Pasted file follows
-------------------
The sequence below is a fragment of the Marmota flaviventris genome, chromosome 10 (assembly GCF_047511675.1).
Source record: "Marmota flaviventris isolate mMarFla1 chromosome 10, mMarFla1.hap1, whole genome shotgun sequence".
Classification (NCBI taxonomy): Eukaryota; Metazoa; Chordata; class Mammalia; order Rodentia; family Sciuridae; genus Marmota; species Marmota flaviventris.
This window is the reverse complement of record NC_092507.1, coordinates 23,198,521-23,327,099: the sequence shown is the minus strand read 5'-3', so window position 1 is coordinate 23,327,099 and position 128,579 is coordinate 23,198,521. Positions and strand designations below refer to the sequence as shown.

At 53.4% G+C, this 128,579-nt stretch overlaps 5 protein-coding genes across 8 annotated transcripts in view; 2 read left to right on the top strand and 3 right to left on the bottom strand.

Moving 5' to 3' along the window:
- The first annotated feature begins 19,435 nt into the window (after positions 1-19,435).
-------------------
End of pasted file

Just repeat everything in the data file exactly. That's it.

The sequence below is a fragment of the Marmota flaviventris genome, chromosome 10 (assembly GCF_047511675.1).
Source record: "Marmota flaviventris isolate mMarFla1 chromosome 10, mMarFla1.hap1, whole genome shotgun sequence".
Classification (NCBI taxonomy): Eukaryota; Metazoa; Chordata; class Mammalia; order Rodentia; family Sciuridae; genus Marmota; species Marmota flaviventris.
This window is the reverse complement of record NC_092507.1, coordinates 23,198,521-23,327,099: the sequence shown is the minus strand read 5'-3', so window position 1 is coordinate 23,327,099 and position 128,579 is coordinate 23,198,521. Positions and strand designations below refer to the sequence as shown.

At 53.4% G+C, this 128,579-nt stretch overlaps 5 protein-coding genes across 8 annotated transcripts in view; 2 read left to right on the top strand and 3 right to left on the bottom strand.

Moving 5' to 3' along the window:
- The first annotated feature begins 19,435 nt into the window (after positions 1-19,435).